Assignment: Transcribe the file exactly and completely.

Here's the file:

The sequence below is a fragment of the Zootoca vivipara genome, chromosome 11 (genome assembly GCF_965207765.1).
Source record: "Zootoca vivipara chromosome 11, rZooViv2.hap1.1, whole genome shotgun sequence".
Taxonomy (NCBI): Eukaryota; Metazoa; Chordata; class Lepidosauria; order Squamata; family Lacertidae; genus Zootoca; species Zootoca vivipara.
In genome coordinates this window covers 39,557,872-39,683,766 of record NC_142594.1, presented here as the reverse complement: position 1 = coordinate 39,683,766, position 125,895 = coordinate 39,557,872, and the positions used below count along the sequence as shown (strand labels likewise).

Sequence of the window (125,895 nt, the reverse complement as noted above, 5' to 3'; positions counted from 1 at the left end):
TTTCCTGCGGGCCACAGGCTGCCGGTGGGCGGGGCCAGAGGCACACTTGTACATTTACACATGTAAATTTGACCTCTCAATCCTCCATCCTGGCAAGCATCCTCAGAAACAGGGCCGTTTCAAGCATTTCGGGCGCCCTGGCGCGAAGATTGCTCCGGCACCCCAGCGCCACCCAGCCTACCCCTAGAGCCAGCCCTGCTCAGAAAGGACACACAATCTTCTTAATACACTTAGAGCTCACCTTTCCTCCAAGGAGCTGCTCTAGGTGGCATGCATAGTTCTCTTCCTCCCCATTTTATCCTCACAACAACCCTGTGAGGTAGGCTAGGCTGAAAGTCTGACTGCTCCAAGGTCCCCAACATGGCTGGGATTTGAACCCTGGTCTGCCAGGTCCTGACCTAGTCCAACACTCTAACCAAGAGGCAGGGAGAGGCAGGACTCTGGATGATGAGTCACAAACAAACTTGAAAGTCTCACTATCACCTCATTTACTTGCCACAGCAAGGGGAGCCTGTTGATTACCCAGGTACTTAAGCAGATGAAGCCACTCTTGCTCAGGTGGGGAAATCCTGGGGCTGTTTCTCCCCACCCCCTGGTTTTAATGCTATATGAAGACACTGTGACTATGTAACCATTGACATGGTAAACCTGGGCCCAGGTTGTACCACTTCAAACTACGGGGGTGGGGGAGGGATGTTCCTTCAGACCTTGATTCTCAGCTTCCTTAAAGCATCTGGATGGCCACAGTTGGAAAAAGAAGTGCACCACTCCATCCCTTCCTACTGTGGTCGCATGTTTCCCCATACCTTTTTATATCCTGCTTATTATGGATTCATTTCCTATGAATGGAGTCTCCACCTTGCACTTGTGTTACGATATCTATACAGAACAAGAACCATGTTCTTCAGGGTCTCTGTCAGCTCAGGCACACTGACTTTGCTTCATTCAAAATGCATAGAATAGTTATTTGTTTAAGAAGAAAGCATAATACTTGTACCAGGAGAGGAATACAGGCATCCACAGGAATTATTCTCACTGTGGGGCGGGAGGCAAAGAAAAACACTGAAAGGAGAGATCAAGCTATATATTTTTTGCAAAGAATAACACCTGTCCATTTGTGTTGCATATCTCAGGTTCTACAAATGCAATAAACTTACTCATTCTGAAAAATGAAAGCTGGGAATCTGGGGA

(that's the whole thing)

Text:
The sequence below is a fragment of the Zootoca vivipara genome, chromosome 11 (genome assembly GCF_965207765.1).
Source record: "Zootoca vivipara chromosome 11, rZooViv2.hap1.1, whole genome shotgun sequence".
Taxonomy (NCBI): Eukaryota; Metazoa; Chordata; class Lepidosauria; order Squamata; family Lacertidae; genus Zootoca; species Zootoca vivipara.
In genome coordinates this window covers 39,557,872-39,683,766 of record NC_142594.1, presented here as the reverse complement: position 1 = coordinate 39,683,766, position 125,895 = coordinate 39,557,872, and the positions used below count along the sequence as shown (strand labels likewise).

Sequence of the window (125,895 nt, the reverse complement as noted above, 5' to 3'; positions counted from 1 at the left end):
TTTCCTGCGGGCCACAGGCTGCCGGTGGGCGGGGCCAGAGGCACACTTGTACATTTACACATGTAAATTTGACCTCTCAATCCTCCATCCTGGCAAGCATCCTCAGAAACAGGGCCGTTTCAAGCATTTCGGGCGCCCTGGCGCGAAGATTGCTCCGGCACCCCAGCGCCACCCAGCCTACCCCTAGAGCCAGCCCTGCTCAGAAAGGACACACAATCTTCTTAATACACTTAGAGCTCACCTTTCCTCCAAGGAGCTGCTCTAGGTGGCATGCATAGTTCTCTTCCTCCCCATTTTATCCTCACAACAACCCTGTGAGGTAGGCTAGGCTGAAAGTCTGACTGCTCCAAGGTCCCCAACATGGCTGGGATTTGAACCCTGGTCTGCCAGGTCCTGACCTAGTCCAACACTCTAACCAAGAGGCAGGGAGAGGCAGGACTCTGGATGATGAGTCACAAACAAACTTGAAAGTCTCACTATCACCTCATTTACTTGCCACAGCAAGGGGAGCCTGTTGATTACCCAGGTACTTAAGCAGATGAAGCCACTCTTGCTCAGGTGGGGAAATCCTGGGGCTGTTTCTCCCCACCCCCTGGTTTTAATGCTATATGAAGACACTGTGACTATGTAACCATTGACATGGTAAACCTGGGCCCAGGTTGTACCACTTCAAACTACGGGGGTGGGGGAGGGATGTTCCTTCAGACCTTGATTCTCAGCTTCCTTAAAGCATCTGGATGGCCACAGTTGGAAAAAGAAGTGCACCACTCCATCCCTTCCTACTGTGGTCGCATGTTTCCCCATACCTTTTTATATCCTGCTTATTATGGATTCATTTCCTATGAATGGAGTCTCCACCTTGCACTTGTGTTACGATATCTATACAGAACAAGAACCATGTTCTTCAGGGTCTCTGTCAGCTCAGGCACACTGACTTTGCTTCATTCAAAATGCATAGAATAGTTATTTGTTTAAGAAGAAAGCATAATACTTGTACCAGGAGAGGAATACAGGCATCCACAGGAATTATTCTCACTGTGGGGCGGGAGGCAAAGAAAAACACTGAAAGGAGAGATCAAGCTATATATTTTTTGCAAAGAATAACACCTGTCCATTTGTGTTGCATATCTCAGGTTCTACAAATGCAATAAACTTACTCATTCTGAAAAATGAAAGCTGGGAATCTGGGGA